Although Eton and Datchet are not part of Slough now, before 1972 the three towns were connected as a local authority within Buckinghamshire and known as Slough and Eton. For this historic reason Eton and Datchet are included in this website.
The earliest written reference to Datchet is from about the year 994AD. The name ‘Datchet’ is of Celtic origin and therefore pre-Roman. The village appears as Daceta in the 1086 Domesday survey.
Datchet village developed because of its position on the Thames. A ferry crossing in medieval times from Windsor Castle to the end of the present High Street provided a route through the village on to Colnbrook to pick up the main road to London. The ferry existed until 1706 when it was replaced by a bridge. The land on the Windsor side of the river was accessible to the public at that time. Tudor and Stuart times saw Datchet become home to royal courtiers and rich London merchants and the village was becoming a commuter village such as it is now.
The discreet presentation of Datchet Village Pharmacy blends in nicely with the Tudor-style building
In 1848 the railway provided a link between Windsor and Staines and beyond. Prince Albert negotiated with the railway company to allow the line through Crown land to the north of Datchet on condition that the original bridge was removed and the castle side of the river became private and inaccessible to the public. The Albert and Victoria bridges were built above and below the village to take new roads to and from Windsor and Old Windsor.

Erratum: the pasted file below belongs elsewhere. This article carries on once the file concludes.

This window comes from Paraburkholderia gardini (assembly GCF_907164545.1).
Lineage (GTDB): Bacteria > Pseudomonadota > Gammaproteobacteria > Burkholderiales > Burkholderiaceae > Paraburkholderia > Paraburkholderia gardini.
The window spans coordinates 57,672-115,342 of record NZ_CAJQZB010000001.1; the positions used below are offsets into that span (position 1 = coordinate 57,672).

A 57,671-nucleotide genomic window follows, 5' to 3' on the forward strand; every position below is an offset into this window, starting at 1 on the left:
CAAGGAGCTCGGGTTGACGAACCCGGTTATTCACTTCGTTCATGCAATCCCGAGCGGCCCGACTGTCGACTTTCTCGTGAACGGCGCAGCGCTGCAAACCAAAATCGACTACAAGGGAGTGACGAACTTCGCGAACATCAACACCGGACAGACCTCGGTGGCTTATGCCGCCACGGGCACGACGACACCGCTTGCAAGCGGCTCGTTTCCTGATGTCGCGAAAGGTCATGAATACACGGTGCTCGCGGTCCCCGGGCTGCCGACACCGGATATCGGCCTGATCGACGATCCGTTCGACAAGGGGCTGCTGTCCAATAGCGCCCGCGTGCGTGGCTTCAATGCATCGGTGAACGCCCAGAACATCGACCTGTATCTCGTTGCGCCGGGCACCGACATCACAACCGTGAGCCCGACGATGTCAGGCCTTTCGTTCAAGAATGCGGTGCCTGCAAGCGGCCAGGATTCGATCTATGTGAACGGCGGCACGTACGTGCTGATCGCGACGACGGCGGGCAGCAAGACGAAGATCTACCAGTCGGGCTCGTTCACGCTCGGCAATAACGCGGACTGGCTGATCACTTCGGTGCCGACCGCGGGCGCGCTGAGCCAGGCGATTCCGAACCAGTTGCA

The 12:48 from Datchet to Windsor and Eton Riverside is about to leave platform 2
As a result the railway brought crowds at weekends and Datchet became fashionable and a centre for river pleasure trips, regattas and parties. There was a demand for high-class new houses, particularly those with a river view. Jerome K Jerome visited Datchet in his book Three Men in a Boat. It was the Saturday night before August Bank holiday and he and his companions were tired and looking for somewhere to stay. JKJ was not impressed by the accommodation on offer. This quote from the book is abridged: